Courtesy of WOWSA, Huntington Beach, California.

Along the shores of Marine Stadium in Long Beach, California, the 1932 Los Angeles Olympic Games rowing basin, the Aquatic Capital of America inducted its inaugural class of Hall of Famers.

Envisioned by Tom Shadden and hosted by 5-time Olympic medalist John Naber, an unprecedented celebration honored dozens of Olympics and world champions in swimming, open water swimming, water polo, diving, skiing, and extreme aquatic sports.

It was mind-boggling how many Olympic medals, world records, and influential events and inspirational races were represented by the several hundreds of people gathered at the Pete Archer Rowing Center,” said Steven Munatones. “In addition to the athletes, many coaches were both honored and in the audience sitting proudly and listening to recollections of the exploits of their athletes.”

It was also interesting to hear the road to the Olympic Games by many of the athletes including Pat McCormick, Maureen O’Toole Purcell, and Susie Atwood. The women were so young in the pre-Title 9 era where so few (or no) college scholarships were available to women in the 20th century. “I don’t know if my coach believed in me, but he [Jim Montrella] said he was and that is all that I needed [to make the 1968 Olympic Swim Team as a 15-year-old].”

Oh believe me, I believed in you,” shouted Coach Montrella from the audience.

It is that kind of aquatic ambiance that has long been an expectation in the Aquatic Capital of America. A supportive coaching community and an abundance of pools and long shoreline where sailing, rowing, water skiing, paddling, swimming, diving, water polo and synchronized swimming programs are offered for enthusiasts of all ages.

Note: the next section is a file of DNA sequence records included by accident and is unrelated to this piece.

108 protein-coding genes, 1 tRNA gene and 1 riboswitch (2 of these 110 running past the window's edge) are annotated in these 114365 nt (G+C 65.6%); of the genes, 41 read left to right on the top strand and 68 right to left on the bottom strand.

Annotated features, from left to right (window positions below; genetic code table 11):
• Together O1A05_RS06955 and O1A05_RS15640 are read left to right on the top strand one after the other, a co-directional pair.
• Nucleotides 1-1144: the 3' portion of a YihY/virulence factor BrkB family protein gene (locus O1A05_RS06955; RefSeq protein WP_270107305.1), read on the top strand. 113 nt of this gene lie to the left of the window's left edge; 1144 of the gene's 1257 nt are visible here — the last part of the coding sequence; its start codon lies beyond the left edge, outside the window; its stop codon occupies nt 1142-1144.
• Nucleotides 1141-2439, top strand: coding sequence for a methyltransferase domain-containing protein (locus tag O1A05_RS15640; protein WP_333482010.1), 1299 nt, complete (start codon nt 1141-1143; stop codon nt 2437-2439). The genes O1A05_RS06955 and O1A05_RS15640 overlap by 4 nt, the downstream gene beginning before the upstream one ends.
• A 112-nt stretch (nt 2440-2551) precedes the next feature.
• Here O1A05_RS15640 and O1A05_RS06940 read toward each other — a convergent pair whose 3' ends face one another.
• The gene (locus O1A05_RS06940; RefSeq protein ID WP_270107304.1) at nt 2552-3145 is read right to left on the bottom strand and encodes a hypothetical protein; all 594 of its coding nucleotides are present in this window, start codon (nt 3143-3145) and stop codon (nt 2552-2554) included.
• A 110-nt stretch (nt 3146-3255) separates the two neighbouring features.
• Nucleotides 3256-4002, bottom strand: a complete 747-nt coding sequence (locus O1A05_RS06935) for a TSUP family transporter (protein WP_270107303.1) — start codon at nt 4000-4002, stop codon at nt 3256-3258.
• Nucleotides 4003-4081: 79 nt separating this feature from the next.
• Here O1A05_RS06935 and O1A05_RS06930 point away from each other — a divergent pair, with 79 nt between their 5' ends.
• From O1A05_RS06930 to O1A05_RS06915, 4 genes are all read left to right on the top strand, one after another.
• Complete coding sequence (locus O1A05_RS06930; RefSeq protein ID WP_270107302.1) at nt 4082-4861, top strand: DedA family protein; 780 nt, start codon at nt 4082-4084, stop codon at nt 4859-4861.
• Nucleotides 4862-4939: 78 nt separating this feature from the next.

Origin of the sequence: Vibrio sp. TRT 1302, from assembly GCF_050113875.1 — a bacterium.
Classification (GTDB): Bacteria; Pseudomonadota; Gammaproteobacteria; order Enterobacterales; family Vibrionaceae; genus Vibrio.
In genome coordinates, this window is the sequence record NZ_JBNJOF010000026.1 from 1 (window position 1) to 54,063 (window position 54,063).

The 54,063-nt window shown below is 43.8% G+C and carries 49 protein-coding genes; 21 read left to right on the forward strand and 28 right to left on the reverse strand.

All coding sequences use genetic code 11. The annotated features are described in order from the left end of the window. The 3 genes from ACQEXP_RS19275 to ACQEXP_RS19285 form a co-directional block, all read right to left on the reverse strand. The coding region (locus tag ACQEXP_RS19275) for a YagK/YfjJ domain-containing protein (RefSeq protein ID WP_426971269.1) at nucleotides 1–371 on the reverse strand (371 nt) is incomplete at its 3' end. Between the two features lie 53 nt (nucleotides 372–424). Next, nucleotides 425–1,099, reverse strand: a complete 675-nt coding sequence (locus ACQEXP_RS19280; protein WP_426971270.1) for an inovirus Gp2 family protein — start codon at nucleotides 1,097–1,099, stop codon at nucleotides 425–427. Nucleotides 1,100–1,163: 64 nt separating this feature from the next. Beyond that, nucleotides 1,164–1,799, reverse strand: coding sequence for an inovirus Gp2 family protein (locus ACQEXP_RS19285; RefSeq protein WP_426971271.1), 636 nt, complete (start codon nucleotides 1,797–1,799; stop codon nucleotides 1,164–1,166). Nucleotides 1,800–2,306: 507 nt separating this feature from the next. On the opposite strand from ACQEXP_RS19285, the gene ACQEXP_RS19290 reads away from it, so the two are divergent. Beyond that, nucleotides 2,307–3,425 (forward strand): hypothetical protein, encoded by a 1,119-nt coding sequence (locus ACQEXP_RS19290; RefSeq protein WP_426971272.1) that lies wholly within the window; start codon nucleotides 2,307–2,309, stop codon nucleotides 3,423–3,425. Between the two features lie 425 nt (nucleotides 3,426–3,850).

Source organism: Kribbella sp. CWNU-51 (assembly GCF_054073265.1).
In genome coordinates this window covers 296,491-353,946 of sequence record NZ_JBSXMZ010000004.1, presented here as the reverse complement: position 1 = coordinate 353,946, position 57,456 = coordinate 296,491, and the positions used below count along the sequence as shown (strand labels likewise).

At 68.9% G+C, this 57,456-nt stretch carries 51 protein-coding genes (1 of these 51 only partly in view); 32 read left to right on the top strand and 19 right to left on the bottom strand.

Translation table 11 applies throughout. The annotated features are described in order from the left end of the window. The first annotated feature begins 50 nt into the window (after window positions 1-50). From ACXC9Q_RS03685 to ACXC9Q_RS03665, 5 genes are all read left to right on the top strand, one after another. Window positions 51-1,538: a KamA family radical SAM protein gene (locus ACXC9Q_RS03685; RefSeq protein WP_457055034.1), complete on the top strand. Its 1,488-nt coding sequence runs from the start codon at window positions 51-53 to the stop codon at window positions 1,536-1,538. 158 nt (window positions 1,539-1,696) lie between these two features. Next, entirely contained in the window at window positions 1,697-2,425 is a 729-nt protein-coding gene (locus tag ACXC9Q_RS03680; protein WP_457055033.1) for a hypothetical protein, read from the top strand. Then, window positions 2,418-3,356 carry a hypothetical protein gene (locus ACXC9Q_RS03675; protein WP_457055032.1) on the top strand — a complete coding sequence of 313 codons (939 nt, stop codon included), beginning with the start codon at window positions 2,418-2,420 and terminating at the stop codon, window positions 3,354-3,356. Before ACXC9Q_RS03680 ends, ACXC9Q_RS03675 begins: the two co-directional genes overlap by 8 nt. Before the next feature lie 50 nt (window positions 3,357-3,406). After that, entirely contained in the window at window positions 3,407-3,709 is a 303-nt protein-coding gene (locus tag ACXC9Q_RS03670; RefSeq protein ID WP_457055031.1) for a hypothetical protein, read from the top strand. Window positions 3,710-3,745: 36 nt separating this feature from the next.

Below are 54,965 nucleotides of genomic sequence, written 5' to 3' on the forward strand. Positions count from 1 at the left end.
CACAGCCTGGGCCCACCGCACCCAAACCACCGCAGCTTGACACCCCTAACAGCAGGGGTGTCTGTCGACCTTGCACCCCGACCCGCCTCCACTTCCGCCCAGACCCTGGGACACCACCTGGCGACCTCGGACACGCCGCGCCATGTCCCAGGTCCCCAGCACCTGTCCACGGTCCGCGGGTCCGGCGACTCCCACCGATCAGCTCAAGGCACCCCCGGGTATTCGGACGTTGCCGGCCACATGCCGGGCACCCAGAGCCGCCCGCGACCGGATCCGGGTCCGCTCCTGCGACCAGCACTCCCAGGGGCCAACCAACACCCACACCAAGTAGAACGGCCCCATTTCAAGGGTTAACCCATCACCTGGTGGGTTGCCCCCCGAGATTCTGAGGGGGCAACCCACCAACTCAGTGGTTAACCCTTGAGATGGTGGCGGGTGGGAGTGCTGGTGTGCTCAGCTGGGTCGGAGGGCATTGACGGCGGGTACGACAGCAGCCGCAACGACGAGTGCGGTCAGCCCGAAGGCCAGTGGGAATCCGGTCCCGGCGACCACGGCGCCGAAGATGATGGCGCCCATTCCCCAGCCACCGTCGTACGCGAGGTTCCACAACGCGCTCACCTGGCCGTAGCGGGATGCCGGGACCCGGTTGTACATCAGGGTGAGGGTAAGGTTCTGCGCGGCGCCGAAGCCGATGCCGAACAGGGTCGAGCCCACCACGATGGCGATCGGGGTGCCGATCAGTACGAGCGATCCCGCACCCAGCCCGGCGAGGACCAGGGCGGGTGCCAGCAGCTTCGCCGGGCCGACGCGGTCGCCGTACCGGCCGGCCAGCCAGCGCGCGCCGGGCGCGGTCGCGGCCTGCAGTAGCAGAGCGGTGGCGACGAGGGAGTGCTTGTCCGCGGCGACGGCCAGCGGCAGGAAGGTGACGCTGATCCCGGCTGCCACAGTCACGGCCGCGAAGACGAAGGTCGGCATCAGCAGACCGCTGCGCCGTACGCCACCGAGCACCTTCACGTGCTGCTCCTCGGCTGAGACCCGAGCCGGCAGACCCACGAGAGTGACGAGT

Rob Webb and Shadden [shown on left] explained why Long Beach is the Aquatic Capital of America. “Long Beach is hugged by water.

Located between the Los Angeles and San Gabriel Rivers, with the Pacific Ocean to the south, the Port of Long Beach to the west, Alamitos Bay to the east, and Marine Stadium and Colorado Lagoon to the north, water is everywhere. The City also has two large marinas serving the sailing and boating communities.

Long Beach has produced a long list of Olympians, world champions, and world record holders in aquatics ranging from diving, swimming, and water polo indoors to rowing and sailing outdoors.

The City has a temperate year-round climate, ideal offshore sailing waters, protected Marine Stadium and Alamitos Bay competition zones, and a diverse population with active athletes and beachgoers. Long Beach has hosted the United States Olympic Swimming Trials in 1968, 1976 and 2004 and the national open water swimming championships in 2010 [see below] as well as hosted a number of international water polo, diving and synchronized swimming events.”

The honorees, all of whom are comfortable in the open water, include Pete Archer (multi-watersports coach), Ron Crawford (3-time Olympic water polo player), Monte Nitzkowski (3-time Olympic water polo coach), Tim Shaw (Olympic medalist + world record holder), Hans Fassnacht (world record holder in two strokes + Olympic medalist), Klaus Barth (Olympian, coach and top Ironman triathlete), Joan Van Blom (2-time Olympic rowing medalist), John Van Blom (4-time Olympic rowing), Susie Atwood (2-time Olympic medalist and world record holder), Jody Campbell (2-time Olympic water polo medalist), Don Gambril (5-time Olympic swimming coach), H. Lee Kirk (barefoot water skiing world record holder), Maureen O’Toole Purcell (6-time World Water Polo Player of the Year), Tom McKibbon (6-time Olympic rower and coach), and Pat McCormick (4-time Olympic diving champion).

Copyright © 2016 by World Open Water Swimming Association